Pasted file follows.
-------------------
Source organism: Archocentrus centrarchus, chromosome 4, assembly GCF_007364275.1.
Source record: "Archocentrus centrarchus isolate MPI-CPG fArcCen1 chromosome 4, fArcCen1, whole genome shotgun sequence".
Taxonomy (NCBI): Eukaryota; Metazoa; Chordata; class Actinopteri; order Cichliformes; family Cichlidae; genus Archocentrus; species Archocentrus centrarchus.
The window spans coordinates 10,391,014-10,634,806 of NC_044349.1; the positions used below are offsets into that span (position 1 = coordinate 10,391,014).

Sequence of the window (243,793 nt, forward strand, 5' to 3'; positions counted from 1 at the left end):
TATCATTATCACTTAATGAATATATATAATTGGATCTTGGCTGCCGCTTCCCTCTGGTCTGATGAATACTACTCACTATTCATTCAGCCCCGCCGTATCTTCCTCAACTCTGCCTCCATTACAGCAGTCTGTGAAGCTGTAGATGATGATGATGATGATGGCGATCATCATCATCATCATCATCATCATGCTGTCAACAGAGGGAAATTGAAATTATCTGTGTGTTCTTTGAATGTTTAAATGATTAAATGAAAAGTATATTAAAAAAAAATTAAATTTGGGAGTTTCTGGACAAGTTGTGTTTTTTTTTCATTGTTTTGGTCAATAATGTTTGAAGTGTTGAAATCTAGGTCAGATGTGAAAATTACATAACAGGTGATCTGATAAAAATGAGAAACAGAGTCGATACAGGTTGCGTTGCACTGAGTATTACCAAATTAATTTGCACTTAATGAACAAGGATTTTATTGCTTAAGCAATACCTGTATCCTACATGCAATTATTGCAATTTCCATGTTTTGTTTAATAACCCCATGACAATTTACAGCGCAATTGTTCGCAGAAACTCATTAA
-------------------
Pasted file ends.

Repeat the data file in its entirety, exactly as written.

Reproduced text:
Source organism: Archocentrus centrarchus, chromosome 4, assembly GCF_007364275.1.
Source record: "Archocentrus centrarchus isolate MPI-CPG fArcCen1 chromosome 4, fArcCen1, whole genome shotgun sequence".
Taxonomy (NCBI): Eukaryota; Metazoa; Chordata; class Actinopteri; order Cichliformes; family Cichlidae; genus Archocentrus; species Archocentrus centrarchus.
The window spans coordinates 10,391,014-10,634,806 of NC_044349.1; the positions used below are offsets into that span (position 1 = coordinate 10,391,014).

Sequence of the window (243,793 nt, forward strand, 5' to 3'; positions counted from 1 at the left end):
TATCATTATCACTTAATGAATATATATAATTGGATCTTGGCTGCCGCTTCCCTCTGGTCTGATGAATACTACTCACTATTCATTCAGCCCCGCCGTATCTTCCTCAACTCTGCCTCCATTACAGCAGTCTGTGAAGCTGTAGATGATGATGATGATGATGGCGATCATCATCATCATCATCATCATCATGCTGTCAACAGAGGGAAATTGAAATTATCTGTGTGTTCTTTGAATGTTTAAATGATTAAATGAAAAGTATATTAAAAAAAAATTAAATTTGGGAGTTTCTGGACAAGTTGTGTTTTTTTTTCATTGTTTTGGTCAATAATGTTTGAAGTGTTGAAATCTAGGTCAGATGTGAAAATTACATAACAGGTGATCTGATAAAAATGAGAAACAGAGTCGATACAGGTTGCGTTGCACTGAGTATTACCAAATTAATTTGCACTTAATGAACAAGGATTTTATTGCTTAAGCAATACCTGTATCCTACATGCAATTATTGCAATTTCCATGTTTTGTTTAATAACCCCATGACAATTTACAGCGCAATTGTTCGCAGAAACTCATTAA